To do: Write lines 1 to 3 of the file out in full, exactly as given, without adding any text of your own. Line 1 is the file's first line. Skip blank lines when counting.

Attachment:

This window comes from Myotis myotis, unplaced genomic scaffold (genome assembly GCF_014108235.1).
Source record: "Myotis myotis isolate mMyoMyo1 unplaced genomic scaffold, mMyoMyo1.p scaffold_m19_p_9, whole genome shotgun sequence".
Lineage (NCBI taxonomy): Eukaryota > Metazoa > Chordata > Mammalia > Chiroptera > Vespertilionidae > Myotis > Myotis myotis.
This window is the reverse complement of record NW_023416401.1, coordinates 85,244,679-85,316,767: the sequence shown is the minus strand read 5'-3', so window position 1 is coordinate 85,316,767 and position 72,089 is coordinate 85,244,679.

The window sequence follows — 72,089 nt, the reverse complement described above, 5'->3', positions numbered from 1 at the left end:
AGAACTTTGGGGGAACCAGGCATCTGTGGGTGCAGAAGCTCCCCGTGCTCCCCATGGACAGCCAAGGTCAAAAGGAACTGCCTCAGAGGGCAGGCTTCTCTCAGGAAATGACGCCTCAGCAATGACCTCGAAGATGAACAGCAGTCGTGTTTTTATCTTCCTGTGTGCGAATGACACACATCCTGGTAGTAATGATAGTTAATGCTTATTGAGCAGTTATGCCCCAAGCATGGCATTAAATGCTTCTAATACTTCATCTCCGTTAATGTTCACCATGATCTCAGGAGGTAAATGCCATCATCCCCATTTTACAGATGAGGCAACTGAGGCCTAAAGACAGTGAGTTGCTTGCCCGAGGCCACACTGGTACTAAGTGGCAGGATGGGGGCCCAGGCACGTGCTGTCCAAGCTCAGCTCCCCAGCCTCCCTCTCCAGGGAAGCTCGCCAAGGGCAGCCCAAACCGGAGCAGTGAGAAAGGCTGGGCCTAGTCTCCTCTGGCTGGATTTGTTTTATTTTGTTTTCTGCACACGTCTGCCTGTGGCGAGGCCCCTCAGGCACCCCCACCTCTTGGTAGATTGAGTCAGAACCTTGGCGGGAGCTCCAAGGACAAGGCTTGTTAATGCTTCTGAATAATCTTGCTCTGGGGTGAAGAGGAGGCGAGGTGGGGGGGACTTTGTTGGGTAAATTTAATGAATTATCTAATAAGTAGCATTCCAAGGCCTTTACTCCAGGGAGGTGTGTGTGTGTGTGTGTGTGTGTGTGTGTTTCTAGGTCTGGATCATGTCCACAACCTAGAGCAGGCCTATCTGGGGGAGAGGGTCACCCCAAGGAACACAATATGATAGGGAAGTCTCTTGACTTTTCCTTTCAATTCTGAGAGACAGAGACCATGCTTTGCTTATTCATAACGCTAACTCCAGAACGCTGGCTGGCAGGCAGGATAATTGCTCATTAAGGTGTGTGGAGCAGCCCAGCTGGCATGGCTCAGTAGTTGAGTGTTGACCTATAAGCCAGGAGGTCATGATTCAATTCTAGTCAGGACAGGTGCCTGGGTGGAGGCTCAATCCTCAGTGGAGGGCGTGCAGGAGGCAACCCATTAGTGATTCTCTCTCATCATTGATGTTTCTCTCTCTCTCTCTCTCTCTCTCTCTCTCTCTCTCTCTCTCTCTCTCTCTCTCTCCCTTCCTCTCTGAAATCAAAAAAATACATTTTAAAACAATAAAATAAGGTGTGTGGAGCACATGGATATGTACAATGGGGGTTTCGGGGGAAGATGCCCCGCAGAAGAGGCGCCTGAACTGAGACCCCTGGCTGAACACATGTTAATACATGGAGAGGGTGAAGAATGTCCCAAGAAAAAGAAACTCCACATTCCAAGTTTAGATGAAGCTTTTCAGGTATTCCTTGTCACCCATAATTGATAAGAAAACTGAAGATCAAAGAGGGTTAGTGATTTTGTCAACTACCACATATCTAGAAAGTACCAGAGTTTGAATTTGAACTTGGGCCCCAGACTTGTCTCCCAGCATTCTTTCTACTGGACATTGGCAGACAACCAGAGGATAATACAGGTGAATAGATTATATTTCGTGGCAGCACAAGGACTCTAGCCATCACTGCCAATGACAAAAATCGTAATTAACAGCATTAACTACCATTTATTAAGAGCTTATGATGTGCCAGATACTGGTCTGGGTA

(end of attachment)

This window comes from Myotis myotis, unplaced genomic scaffold (genome assembly GCF_014108235.1).
Source record: "Myotis myotis isolate mMyoMyo1 unplaced genomic scaffold, mMyoMyo1.p scaffold_m19_p_9, whole genome shotgun sequence".
Lineage (NCBI taxonomy): Eukaryota > Metazoa > Chordata > Mammalia > Chiroptera > Vespertilionidae > Myotis > Myotis myotis.